HDFS and YARN Tutorial

Welcome to the second lesson ‘HDFS and YARN’ of Big Data Hadoop tutorial which is a part of ‘Big Data Hadoop and Spark Developer Certification course’ offered by Simplilearn.

In this lesson, we will discuss the Hadoop Distributed File System, also known as HDFS, Hadoop architecture, Yet Another Resource Negotiator, also known as YARN, and YARN architecture.

Let's look at the objectives of this yarn tutorial.


After completing this lesson, you will be able to:

  • Explain how Hadoop Distributed File System or HDFS stores data across a cluster.

  • Demonstrate how to use HDFS with the Hadoop User Experience or Hue File Browser, and the HDFS commands.

  • Illustrate the YARN architecture.

  • List the different components of YARN.

  • Demonstrate how to use Hue, YARN Web UI, and the YARN command to monitor a cluster.

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Let us now discuss one of the components of the Hadoop ecosystem - HDFS.

Hadoop Distributed File System (HDFS)

HDFS is a distributed file system that provides access to data across Hadoop clusters. A cluster is a group of computers that work together.

Like other Hadoop-related technologies, HDFS is a key tool that manages and supports analysis of very large volumes petabytes and zetabytes of data.


Before 2011, storing and retrieving petabytes or zettabytes of data had the following three major challenges: Cost, Speed, Reliability.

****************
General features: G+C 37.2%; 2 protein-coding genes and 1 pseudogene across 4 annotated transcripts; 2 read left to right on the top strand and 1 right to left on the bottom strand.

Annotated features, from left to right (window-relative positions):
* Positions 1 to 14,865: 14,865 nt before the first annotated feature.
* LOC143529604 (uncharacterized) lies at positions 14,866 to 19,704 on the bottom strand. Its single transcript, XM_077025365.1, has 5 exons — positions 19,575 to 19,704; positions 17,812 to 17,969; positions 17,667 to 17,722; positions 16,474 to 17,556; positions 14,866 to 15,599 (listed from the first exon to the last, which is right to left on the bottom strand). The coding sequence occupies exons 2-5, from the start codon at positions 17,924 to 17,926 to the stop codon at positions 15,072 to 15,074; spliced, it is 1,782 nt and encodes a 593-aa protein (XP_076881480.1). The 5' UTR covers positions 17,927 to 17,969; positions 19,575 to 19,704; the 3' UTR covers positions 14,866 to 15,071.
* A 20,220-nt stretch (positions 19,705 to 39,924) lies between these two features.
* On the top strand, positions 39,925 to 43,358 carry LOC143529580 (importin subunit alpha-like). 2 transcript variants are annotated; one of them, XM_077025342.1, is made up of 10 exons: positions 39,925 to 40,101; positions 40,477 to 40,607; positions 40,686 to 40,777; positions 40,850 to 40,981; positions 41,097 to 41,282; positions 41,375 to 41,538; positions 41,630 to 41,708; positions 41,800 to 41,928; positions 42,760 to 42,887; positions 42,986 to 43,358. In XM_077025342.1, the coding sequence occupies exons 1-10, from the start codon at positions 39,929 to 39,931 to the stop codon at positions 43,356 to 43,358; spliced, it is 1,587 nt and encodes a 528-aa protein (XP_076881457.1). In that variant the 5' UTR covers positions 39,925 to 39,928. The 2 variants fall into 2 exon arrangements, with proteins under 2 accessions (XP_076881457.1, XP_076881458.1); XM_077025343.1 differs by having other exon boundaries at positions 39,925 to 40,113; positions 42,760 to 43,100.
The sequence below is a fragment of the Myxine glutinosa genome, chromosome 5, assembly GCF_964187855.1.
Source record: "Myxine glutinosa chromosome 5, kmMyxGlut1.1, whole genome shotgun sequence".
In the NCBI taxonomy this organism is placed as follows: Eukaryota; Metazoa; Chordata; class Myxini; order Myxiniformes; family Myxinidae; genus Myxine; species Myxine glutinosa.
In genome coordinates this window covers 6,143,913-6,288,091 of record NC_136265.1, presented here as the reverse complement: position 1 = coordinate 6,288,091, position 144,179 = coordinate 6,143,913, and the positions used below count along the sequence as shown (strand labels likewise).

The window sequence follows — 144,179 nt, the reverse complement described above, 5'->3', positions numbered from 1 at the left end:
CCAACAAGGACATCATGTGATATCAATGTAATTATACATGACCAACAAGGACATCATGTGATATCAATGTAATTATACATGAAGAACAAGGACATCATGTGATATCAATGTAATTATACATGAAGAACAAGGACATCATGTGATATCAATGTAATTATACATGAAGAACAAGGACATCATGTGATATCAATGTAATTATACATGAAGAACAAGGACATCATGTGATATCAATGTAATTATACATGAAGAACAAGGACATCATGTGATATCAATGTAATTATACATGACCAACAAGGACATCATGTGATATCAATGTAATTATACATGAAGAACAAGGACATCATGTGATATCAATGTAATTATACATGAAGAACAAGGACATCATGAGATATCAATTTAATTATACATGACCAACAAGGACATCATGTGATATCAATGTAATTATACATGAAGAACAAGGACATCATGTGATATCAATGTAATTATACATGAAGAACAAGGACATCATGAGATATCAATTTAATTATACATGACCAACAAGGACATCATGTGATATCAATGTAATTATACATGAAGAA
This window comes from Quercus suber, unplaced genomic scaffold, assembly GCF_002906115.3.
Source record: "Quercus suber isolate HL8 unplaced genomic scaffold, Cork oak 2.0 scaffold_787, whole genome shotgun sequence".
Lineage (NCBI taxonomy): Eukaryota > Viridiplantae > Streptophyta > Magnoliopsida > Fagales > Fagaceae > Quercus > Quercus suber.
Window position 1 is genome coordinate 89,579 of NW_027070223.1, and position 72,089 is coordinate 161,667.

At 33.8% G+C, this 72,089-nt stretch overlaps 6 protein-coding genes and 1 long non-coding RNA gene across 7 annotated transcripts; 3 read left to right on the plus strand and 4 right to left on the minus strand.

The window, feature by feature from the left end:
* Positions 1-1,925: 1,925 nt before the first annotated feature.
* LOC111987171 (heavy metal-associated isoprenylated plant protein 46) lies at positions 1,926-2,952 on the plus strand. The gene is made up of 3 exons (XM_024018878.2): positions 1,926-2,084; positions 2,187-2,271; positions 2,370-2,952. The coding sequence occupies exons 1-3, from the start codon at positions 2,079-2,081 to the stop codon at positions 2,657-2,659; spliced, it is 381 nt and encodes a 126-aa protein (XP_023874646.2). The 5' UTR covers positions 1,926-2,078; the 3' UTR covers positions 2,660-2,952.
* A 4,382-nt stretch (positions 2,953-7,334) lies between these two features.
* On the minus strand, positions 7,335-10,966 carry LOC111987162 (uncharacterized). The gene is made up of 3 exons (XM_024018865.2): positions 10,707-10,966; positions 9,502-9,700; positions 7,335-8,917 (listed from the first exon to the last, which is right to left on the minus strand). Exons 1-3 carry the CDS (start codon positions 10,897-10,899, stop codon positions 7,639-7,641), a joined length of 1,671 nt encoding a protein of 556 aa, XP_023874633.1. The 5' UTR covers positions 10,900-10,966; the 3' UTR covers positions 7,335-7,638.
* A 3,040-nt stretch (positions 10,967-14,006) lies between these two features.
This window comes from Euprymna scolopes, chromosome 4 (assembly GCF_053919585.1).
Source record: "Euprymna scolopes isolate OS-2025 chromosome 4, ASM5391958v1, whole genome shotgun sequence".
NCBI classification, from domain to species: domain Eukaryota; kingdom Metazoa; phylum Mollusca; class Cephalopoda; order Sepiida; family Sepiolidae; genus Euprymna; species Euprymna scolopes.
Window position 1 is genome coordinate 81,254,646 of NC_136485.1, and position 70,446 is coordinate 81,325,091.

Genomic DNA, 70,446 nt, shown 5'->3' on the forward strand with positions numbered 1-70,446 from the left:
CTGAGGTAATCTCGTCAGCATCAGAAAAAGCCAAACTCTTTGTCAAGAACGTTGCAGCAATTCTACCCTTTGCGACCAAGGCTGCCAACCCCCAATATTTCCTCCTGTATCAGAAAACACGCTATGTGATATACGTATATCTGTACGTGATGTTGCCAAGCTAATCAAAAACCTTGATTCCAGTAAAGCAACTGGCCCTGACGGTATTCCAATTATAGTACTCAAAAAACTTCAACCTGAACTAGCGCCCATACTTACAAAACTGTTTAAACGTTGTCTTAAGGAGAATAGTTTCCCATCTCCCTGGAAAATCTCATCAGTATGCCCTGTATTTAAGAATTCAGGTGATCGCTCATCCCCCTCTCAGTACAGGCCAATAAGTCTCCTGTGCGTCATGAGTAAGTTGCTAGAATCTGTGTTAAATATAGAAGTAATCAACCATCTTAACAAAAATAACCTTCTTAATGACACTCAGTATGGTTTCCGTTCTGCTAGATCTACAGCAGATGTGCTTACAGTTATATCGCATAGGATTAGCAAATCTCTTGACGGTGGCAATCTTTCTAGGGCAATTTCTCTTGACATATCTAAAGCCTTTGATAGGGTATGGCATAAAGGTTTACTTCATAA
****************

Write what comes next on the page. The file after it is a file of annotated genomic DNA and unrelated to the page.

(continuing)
Traditional file system approximately costs $10,000 to $14,000, per terabyte. Searching and analyzing data was time-consuming and expensive. Also, if search components were saved on different servers, fetching data was difficult.

Let us discuss how HDFS resolves all the three major issues of traditional file systems.


HDFS is an open source software so that it can be used with zero licensing and support costs. It is designed to run on a regular computer.


Large Hadoop clusters can read or write more than a terabyte of data per second. A cluster comprises multiple systems logically interconnected in the same network.

HDFS can easily deliver more than two gigabytes of data per second, per computer to MapReduce, which is a data processing framework of Hadoop.


HDFS copies the data multiple times and distributes the copies to individual nodes. A node is a commodity server which is interconnected through a network device.

HDFS then places at least one copy of data on a different server. In case, any of the data is deleted from any of the nodes; it can be found within the cluster.

A regular file system, like a Linux file system, is different from HDFS with respect to the size of the data. In a regular file system, each block of data is small, usually about 51 bytes. However, in HDFS, each block is 128 Megabytes by default.

A regular file system provides access to large data but may suffer from disk input/output problems mainly due to multiple seek operations.